thegarciab0y wrote:I am not denying the fact that it is largely a reading problem, I just figured that for 1 section on the LSAT I could improve just enough to get the score I want (160) and then just be ready to make the switch to the most reading I’ve ever done before (Law School), but it seems that the way I’m going even 20 right on RC is a long shot, and for some of you that may seem ridiculous or even funny, but I’m serious, give me 7 sections of LG and id be going to Harvard. My plan of action was to actually increase my games score to perfect every time (which I can definitely see possible), and then use most of my other study time to get as good at reasoning as I possibly could, so I can take a really good swing at 75% of the test and then cross my fingers with RC and hope to land on a 160…. Because from what I’ve been experiencing with RC, I feel like I need to learn how to literally read. I’m just surprised this far into my academic career I’m so ill-prepared for something like this.
Reading is hard. And you have to learn how to do it. Do not feel bad or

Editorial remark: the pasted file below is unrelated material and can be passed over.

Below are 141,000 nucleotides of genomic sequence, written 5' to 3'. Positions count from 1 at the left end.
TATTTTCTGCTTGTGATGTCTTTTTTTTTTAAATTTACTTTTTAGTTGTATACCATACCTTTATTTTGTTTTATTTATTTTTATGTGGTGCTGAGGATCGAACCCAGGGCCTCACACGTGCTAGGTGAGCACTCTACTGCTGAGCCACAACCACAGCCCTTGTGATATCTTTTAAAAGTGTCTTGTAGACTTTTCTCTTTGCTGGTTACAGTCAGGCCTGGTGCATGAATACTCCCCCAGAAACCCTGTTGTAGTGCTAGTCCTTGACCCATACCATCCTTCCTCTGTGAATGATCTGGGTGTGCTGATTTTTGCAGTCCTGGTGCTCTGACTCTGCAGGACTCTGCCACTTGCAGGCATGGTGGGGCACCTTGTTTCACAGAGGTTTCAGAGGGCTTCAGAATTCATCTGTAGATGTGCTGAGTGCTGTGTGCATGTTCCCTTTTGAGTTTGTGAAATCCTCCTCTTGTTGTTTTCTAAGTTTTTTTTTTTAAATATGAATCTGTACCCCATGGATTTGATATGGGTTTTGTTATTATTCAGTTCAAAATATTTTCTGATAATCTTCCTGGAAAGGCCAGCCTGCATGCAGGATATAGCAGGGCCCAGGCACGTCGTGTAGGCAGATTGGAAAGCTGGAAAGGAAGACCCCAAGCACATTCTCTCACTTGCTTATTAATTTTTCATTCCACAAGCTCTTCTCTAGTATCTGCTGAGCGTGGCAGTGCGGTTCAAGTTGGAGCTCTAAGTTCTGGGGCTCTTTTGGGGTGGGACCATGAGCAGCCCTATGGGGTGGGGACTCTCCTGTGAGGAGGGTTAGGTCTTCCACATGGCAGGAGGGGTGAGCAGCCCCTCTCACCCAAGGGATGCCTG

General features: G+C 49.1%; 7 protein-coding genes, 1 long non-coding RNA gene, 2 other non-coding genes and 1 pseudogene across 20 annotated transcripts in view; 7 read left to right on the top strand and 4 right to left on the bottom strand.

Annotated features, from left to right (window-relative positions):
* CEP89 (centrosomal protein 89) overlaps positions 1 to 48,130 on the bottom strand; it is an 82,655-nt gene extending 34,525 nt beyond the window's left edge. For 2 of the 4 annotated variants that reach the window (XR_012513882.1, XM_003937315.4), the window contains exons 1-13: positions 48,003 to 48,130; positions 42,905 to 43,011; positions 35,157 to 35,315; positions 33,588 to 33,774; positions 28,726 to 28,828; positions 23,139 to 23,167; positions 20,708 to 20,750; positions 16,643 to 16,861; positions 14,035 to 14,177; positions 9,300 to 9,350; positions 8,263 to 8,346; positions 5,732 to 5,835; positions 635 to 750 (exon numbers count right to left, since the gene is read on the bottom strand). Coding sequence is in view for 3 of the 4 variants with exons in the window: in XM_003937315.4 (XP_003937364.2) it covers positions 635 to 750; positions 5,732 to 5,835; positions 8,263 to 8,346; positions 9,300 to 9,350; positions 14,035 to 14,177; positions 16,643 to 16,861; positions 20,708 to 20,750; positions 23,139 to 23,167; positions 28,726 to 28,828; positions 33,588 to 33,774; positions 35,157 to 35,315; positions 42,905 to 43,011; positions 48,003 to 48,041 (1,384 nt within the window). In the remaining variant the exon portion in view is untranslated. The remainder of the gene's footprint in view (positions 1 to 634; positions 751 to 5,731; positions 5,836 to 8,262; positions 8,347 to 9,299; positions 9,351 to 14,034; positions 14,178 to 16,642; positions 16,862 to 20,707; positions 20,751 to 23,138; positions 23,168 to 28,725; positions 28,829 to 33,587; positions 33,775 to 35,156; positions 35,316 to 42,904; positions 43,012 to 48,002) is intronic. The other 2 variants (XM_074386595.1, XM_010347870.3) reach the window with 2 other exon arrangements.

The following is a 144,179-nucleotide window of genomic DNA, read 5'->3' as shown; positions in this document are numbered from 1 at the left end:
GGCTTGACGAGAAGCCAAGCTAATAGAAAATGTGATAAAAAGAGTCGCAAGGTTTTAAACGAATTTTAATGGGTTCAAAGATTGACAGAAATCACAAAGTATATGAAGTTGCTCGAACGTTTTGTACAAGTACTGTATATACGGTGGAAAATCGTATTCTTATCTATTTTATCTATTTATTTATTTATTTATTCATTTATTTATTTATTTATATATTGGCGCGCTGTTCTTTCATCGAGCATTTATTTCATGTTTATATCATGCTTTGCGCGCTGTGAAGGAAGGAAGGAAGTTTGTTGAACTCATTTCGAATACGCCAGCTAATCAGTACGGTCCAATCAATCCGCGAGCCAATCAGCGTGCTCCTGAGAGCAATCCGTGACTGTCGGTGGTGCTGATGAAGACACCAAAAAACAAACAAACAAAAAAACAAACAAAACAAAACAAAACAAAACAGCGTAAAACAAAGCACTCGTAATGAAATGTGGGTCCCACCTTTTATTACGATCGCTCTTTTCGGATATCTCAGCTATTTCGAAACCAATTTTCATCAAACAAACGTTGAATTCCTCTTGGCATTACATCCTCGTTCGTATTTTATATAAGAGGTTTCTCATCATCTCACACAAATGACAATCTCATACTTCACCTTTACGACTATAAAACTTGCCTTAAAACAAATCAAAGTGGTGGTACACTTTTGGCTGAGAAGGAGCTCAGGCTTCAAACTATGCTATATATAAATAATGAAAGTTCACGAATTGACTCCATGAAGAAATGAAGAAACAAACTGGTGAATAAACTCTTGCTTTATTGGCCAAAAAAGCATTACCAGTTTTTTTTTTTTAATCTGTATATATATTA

laugh it off; it is a skill you have to learn. No one would deny that 3, 4 and 5-year-olds have to learn letters, and then how to form them into words, and then how to form words into sentences, and so on and so forth. And yet we seem to think that after that, everything else just comes easily. Not the case. And the only way to get better at it is to DO it. As others have mentioned, read the Economist, and dense articles. But also, read books. Not stupid political memoirs or whatever else; read Dickens, read Dostoevsky, read Vonnegut, and Asimov, etc. It will seem pointless but you will be learning how to read. And if you want to do just about anything other than pure math (heck even if you do that) reading is a skill that will be massively useful. For Law School, it is essential. But you will not have wasted your time regardless (not to mention that reading good books is worth it on its own merits).